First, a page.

Sony hasn't announced any art books for Tokyo Jungle yet, but if you like the look of post-human Tokyo, you may want to pick up a photo book called Tokyo Nobody. Shot by Masataka Nakano and released in August 2000, Tokyo Nobody depicts a Tokyo without people.
It's missing the elephants and their roller skates, and the chickens and their jet packs, but Tokyo Nobody actually does have some close ties to Tokyo Jungle. In an interview with 4Gamer, director Yohei Kataoka revealed that the final form of Tokyo Jungle was inspired by the book.
Kataoka actually brought Nakano to the interview, and the two discussed Tokyo Nobody's influence on the game.
The Tokyo Jungle we ended up getting remained pretty much unchanged in its basic concept from the start. Set in a devastated Tokyo and playing as animals, players would fight enemies, flee from enemies, produce offspring, and see how long they could survive.
The difference between the original and final forms of Tokyo Jungle is that the game was originally planned with the idea of using "ruins" as the settings. According to Kataoka, there was a "ruins" boom going on at the time. Nakano suggested that this might have been an extension of the year 2000 end of the millennium boom.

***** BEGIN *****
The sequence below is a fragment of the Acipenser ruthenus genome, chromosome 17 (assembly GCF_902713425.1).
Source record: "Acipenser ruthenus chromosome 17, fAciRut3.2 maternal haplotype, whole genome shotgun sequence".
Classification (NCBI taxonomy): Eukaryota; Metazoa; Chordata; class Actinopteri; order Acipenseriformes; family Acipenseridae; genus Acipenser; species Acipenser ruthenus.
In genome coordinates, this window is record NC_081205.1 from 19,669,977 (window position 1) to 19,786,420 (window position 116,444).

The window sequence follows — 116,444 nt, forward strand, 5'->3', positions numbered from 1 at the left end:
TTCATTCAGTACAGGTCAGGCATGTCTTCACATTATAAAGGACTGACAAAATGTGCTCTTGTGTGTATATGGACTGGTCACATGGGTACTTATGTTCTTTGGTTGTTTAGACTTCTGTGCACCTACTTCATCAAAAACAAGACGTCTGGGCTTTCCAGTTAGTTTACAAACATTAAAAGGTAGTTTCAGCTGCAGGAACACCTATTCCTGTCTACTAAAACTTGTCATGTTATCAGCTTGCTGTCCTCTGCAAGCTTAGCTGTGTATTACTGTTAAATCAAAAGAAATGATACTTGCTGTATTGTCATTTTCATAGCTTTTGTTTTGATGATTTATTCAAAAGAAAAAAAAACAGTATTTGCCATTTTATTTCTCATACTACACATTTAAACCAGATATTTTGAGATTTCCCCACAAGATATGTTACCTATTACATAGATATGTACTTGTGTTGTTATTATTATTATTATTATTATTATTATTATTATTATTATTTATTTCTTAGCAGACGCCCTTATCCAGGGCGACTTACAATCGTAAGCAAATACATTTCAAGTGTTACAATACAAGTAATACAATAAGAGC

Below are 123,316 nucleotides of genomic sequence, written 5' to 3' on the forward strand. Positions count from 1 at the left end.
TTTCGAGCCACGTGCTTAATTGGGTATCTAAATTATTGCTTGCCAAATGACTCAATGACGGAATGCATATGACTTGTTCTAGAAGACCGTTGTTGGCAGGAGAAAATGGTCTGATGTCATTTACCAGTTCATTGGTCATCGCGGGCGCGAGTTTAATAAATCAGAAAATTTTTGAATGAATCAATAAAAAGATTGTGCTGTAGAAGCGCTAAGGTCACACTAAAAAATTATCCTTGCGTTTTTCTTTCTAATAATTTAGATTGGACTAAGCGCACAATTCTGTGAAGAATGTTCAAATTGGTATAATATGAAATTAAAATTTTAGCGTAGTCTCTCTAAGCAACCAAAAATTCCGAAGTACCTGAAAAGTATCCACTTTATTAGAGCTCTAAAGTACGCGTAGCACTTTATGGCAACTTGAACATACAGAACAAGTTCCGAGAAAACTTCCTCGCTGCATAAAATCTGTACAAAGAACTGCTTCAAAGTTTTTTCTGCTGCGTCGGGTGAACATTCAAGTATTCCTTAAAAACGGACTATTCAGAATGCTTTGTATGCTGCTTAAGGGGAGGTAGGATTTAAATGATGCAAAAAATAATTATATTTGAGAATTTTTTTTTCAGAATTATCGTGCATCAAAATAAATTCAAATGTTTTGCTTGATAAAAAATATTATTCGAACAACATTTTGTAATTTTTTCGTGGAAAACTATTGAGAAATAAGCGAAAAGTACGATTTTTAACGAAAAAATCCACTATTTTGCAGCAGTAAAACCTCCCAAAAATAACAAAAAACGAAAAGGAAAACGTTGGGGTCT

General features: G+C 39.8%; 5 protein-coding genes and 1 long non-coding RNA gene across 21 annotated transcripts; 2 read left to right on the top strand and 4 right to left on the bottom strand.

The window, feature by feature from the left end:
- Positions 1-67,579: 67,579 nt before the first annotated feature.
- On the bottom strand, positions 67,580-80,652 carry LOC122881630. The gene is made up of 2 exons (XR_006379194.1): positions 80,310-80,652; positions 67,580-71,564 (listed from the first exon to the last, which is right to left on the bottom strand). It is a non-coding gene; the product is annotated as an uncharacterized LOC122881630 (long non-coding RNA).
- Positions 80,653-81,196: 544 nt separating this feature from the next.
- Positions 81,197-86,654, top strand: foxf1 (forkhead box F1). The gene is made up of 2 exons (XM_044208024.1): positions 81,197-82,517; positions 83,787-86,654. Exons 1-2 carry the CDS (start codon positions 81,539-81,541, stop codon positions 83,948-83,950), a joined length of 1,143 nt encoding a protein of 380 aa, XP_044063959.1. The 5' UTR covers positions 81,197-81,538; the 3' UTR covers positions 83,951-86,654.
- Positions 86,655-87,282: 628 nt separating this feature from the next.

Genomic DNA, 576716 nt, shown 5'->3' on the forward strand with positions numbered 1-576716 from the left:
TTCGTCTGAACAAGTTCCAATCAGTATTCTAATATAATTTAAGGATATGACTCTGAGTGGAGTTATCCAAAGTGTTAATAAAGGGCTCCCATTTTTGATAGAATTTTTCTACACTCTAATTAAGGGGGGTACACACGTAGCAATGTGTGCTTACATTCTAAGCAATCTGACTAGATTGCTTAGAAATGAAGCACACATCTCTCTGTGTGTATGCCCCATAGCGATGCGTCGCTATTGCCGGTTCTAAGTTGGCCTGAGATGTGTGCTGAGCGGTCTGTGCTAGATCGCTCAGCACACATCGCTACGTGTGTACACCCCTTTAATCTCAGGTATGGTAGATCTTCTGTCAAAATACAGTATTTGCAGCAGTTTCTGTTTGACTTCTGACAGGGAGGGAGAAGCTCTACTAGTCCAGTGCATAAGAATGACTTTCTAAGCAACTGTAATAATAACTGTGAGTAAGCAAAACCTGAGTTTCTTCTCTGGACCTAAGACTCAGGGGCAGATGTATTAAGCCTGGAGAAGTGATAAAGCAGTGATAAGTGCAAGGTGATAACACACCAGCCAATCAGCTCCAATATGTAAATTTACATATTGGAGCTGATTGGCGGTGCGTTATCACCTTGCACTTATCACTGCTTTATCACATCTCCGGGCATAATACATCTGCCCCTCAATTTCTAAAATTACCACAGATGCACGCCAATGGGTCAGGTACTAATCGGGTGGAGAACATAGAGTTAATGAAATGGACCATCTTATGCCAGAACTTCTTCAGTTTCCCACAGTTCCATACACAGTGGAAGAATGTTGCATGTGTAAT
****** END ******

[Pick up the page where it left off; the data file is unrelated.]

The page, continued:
The Tokyo Jungle team implemented their "ruins" version of Tokyo Jungle, but something seemed wrong with having just simple ruins for the setting. It didn't match with the image of "life" presented in the game's premise.
This is where Kataoka saw Tokyo Nobody. Upon seeing the pictures of an abandoned Tokyo, he felt that the world view looked warm and gentle. It struck him that this is what he needed for Tokyo Jungle.
He picked up a copy of the book from a book store, took it to the office, and he and his staff put text and pictures of animals atop the book's images. They showed this to the producer at Sony, who was immediately excited upon seeing the concept.